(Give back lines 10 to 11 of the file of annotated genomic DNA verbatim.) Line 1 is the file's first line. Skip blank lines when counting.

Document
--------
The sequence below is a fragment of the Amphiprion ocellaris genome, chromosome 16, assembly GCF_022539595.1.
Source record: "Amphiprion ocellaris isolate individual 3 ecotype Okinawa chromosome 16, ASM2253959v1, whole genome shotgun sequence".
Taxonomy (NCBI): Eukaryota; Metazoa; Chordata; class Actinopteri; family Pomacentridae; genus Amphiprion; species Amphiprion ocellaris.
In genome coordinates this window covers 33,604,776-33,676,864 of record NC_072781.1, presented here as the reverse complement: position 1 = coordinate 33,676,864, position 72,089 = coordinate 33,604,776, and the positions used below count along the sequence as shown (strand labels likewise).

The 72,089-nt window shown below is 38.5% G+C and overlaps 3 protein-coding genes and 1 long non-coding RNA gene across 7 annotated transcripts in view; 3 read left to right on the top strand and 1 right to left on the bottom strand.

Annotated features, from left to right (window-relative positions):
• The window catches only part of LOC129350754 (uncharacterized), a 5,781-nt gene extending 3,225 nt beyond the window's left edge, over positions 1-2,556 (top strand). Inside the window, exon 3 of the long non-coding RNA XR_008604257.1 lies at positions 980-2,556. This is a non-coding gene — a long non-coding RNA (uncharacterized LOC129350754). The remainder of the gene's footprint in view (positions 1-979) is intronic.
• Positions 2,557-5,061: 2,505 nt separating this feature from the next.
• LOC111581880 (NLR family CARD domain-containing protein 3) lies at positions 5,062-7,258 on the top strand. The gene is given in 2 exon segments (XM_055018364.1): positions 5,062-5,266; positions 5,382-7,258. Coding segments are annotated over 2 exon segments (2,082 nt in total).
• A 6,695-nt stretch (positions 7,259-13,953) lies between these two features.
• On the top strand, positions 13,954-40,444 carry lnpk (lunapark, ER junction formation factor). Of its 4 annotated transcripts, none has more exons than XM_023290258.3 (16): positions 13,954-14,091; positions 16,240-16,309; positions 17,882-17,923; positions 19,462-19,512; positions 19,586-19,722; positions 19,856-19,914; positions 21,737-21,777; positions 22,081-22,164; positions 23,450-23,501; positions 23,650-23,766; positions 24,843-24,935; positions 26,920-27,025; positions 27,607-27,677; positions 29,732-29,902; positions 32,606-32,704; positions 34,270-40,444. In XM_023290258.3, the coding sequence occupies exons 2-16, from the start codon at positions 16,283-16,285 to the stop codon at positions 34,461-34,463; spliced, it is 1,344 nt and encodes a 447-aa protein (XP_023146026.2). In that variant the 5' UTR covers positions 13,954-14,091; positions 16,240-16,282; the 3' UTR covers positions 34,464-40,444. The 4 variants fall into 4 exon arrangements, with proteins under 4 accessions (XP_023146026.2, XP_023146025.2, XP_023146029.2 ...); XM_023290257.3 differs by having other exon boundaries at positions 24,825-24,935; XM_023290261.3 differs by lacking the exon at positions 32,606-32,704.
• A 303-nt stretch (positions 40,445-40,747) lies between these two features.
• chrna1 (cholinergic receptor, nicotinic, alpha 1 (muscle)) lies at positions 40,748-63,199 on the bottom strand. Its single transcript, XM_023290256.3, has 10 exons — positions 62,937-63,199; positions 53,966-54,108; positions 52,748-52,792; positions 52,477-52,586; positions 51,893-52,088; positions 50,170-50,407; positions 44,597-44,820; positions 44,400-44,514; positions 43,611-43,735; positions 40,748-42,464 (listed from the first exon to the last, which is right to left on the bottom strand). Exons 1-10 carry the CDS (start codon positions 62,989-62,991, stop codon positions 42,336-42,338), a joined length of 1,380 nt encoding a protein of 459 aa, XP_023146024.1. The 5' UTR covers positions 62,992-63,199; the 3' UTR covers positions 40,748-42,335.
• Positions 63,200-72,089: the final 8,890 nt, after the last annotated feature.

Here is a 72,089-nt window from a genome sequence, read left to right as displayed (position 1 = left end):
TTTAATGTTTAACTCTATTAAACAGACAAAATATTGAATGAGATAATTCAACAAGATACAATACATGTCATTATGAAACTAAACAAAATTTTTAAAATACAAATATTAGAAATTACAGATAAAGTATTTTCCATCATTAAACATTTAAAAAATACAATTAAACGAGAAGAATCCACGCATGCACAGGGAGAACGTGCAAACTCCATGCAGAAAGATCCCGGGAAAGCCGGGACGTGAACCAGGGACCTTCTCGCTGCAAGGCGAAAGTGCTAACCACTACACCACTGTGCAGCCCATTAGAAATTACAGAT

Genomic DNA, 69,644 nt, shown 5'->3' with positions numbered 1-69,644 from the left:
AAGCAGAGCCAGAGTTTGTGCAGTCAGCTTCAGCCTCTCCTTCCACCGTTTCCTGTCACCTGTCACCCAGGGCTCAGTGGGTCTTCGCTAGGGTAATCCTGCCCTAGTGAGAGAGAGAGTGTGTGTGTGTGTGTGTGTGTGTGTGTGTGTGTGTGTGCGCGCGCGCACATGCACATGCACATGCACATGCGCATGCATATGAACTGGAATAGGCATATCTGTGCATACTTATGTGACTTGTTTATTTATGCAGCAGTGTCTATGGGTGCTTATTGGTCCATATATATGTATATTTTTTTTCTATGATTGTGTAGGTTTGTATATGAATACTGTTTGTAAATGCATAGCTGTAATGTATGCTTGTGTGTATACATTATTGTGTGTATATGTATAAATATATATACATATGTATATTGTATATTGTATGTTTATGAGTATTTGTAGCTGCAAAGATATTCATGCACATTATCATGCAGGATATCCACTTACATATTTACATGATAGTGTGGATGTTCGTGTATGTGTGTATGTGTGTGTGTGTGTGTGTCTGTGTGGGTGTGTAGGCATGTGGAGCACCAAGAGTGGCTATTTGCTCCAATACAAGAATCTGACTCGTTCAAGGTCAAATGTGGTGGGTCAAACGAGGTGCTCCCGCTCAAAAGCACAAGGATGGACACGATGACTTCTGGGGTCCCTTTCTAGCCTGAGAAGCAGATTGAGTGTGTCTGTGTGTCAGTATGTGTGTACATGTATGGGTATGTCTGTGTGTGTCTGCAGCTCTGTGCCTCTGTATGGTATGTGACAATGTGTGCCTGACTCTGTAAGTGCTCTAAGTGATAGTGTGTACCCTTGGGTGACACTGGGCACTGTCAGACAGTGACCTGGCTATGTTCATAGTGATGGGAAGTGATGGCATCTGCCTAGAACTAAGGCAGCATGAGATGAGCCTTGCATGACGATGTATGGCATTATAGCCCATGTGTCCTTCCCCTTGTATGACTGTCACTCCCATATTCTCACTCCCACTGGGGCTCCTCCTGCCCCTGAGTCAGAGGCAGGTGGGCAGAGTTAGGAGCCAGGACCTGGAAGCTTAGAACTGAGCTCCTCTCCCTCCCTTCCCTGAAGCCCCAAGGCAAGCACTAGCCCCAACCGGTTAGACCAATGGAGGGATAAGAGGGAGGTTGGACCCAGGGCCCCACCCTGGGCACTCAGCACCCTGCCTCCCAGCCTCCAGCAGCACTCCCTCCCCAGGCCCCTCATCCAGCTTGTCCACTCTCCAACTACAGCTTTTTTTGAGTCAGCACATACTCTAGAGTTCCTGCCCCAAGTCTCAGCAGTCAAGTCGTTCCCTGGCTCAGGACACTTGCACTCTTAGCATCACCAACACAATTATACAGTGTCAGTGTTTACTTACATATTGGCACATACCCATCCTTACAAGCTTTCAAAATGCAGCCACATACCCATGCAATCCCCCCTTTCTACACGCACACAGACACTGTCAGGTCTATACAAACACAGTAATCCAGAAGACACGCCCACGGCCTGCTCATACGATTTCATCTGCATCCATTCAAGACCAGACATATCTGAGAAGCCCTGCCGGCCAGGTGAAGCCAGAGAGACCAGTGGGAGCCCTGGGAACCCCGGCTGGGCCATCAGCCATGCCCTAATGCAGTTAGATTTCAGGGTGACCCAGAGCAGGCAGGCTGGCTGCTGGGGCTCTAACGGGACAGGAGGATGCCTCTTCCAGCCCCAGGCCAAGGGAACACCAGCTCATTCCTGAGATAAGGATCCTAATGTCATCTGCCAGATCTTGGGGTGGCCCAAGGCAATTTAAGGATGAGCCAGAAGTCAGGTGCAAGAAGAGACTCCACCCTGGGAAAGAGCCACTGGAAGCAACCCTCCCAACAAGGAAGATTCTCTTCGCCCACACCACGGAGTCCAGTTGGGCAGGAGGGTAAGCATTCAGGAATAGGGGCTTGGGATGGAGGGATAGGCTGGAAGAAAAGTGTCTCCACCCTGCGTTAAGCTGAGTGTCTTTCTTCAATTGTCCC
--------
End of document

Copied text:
• A 6,695-nt stretch (positions 7,259-13,953) lies between these two features.
• On the top strand, positions 13,954-40,444 carry lnpk (lunapark, ER junction formation factor). Of its 4 annotated transcripts, none has more exons than XM_023290258.3 (16): positions 13,954-14,091; positions 16,240-16,309; positions 17,882-17,923; positions 19,462-19,512; positions 19,586-19,722; positions 19,856-19,914; positions 21,737-21,777; positions 22,081-22,164; positions 23,450-23,501; positions 23,650-23,766; positions 24,843-24,935; positions 26,920-27,025; positions 27,607-27,677; positions 29,732-29,902; positions 32,606-32,704; positions 34,270-40,444. In XM_023290258.3, the coding sequence occupies exons 2-16, from the start codon at positions 16,283-16,285 to the stop codon at positions 34,461-34,463; spliced, it is 1,344 nt and encodes a 447-aa protein (XP_023146026.2). In that variant the 5' UTR covers positions 13,954-14,091; positions 16,240-16,282; the 3' UTR covers positions 34,464-40,444. The 4 variants fall into 4 exon arrangements, with proteins under 4 accessions (XP_023146026.2, XP_023146025.2, XP_023146029.2 ...); XM_023290257.3 differs by having other exon boundaries at positions 24,825-24,935; XM_023290261.3 differs by lacking the exon at positions 32,606-32,704.